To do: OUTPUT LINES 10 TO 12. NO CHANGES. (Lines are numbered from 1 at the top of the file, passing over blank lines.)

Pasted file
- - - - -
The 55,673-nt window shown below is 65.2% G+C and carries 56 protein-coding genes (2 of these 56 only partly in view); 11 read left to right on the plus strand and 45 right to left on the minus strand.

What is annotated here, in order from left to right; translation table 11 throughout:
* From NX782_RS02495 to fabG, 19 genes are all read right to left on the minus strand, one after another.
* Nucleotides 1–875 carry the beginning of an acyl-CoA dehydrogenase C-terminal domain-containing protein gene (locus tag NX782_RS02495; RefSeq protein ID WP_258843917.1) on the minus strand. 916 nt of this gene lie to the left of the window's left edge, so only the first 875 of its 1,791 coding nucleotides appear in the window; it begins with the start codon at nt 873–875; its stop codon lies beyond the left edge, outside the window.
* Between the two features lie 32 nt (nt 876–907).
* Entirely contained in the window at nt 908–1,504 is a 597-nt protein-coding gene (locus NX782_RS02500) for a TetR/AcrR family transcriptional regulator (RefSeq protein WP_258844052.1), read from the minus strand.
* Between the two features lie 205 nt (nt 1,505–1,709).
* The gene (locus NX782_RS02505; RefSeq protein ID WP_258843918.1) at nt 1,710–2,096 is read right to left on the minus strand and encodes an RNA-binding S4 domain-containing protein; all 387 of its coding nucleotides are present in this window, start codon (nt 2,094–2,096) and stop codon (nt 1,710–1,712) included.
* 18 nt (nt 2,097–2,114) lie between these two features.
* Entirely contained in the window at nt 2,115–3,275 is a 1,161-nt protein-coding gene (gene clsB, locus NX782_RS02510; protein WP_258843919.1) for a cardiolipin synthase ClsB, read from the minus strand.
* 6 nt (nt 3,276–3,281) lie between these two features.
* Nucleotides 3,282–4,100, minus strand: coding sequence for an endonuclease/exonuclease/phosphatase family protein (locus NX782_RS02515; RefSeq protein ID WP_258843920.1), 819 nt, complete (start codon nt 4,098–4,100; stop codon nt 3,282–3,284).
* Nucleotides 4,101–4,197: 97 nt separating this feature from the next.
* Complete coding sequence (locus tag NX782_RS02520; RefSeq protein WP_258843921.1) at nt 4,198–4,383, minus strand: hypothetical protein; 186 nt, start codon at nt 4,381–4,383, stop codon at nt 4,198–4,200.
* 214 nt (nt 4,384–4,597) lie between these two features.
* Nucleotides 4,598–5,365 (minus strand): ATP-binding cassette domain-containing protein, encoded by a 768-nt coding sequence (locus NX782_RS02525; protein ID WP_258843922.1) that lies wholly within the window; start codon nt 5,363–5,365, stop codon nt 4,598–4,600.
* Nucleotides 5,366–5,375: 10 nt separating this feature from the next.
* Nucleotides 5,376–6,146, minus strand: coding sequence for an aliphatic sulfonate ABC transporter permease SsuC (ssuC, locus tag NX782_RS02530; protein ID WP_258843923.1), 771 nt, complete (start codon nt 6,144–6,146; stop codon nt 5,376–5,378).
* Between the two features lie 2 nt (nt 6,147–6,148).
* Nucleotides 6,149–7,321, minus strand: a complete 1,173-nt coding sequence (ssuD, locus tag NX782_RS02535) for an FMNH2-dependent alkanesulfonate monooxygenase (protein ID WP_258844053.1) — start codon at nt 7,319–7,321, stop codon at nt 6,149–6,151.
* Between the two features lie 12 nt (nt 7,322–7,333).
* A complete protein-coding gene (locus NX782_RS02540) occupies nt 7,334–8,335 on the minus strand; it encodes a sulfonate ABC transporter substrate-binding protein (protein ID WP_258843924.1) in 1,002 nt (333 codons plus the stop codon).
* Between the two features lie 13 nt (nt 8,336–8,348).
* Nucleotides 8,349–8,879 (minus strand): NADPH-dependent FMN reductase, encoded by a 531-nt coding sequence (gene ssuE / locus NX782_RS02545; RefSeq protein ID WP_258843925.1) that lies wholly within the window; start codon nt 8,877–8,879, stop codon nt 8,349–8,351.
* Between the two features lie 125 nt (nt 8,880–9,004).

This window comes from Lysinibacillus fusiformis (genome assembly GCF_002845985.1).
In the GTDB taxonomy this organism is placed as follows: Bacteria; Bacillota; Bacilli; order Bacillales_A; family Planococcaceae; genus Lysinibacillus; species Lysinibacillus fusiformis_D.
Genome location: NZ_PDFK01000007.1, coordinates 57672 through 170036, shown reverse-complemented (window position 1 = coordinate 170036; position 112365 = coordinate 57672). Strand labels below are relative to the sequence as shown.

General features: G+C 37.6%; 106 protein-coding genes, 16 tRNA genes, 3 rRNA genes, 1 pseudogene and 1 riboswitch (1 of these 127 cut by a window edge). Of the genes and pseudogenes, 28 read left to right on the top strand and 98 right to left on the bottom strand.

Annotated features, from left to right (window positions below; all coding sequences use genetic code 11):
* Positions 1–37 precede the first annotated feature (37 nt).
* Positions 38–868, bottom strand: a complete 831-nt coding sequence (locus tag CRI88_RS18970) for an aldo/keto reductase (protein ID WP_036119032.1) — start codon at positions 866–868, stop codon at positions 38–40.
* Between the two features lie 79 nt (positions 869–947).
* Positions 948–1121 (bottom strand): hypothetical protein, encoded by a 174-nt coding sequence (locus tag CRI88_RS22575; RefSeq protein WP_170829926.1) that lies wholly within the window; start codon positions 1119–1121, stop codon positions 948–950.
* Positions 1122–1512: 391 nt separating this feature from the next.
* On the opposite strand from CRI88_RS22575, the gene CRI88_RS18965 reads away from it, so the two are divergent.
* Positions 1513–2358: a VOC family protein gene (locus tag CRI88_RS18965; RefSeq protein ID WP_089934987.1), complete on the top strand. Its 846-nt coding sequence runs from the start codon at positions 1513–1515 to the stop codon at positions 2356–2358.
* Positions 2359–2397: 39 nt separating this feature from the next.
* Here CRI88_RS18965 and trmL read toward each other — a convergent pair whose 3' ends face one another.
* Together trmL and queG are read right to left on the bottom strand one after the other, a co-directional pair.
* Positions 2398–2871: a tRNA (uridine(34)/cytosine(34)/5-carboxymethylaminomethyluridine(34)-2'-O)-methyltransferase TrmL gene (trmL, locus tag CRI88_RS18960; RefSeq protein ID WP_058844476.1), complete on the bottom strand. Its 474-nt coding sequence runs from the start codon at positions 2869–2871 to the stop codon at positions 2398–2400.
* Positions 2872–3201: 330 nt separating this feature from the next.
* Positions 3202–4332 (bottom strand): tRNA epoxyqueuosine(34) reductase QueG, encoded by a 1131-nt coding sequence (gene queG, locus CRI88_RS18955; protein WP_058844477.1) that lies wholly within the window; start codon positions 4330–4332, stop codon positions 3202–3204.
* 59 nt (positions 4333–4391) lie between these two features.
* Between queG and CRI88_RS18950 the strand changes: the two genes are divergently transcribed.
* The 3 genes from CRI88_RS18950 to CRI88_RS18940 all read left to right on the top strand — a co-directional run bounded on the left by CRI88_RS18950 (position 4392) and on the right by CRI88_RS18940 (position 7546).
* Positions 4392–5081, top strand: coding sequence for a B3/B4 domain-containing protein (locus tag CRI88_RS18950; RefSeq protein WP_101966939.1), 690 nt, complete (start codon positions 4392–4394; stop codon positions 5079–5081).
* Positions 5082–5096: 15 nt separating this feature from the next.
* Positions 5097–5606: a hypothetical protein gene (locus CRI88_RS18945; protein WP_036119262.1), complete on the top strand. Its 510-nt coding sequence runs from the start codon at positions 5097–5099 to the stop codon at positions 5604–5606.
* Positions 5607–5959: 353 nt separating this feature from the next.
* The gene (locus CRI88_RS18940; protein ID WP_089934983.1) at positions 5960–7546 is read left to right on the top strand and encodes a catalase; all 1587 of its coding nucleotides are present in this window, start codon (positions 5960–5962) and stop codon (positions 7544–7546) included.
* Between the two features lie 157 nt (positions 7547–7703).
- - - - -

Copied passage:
* Entirely contained in the window at nt 2,115–3,275 is a 1,161-nt protein-coding gene (gene clsB, locus NX782_RS02510; protein WP_258843919.1) for a cardiolipin synthase ClsB, read from the minus strand.
* 6 nt (nt 3,276–3,281) lie between these two features.
* Nucleotides 3,282–4,100, minus strand: coding sequence for an endonuclease/exonuclease/phosphatase family protein (locus NX782_RS02515; RefSeq protein ID WP_258843920.1), 819 nt, complete (start codon nt 4,098–4,100; stop codon nt 3,282–3,284).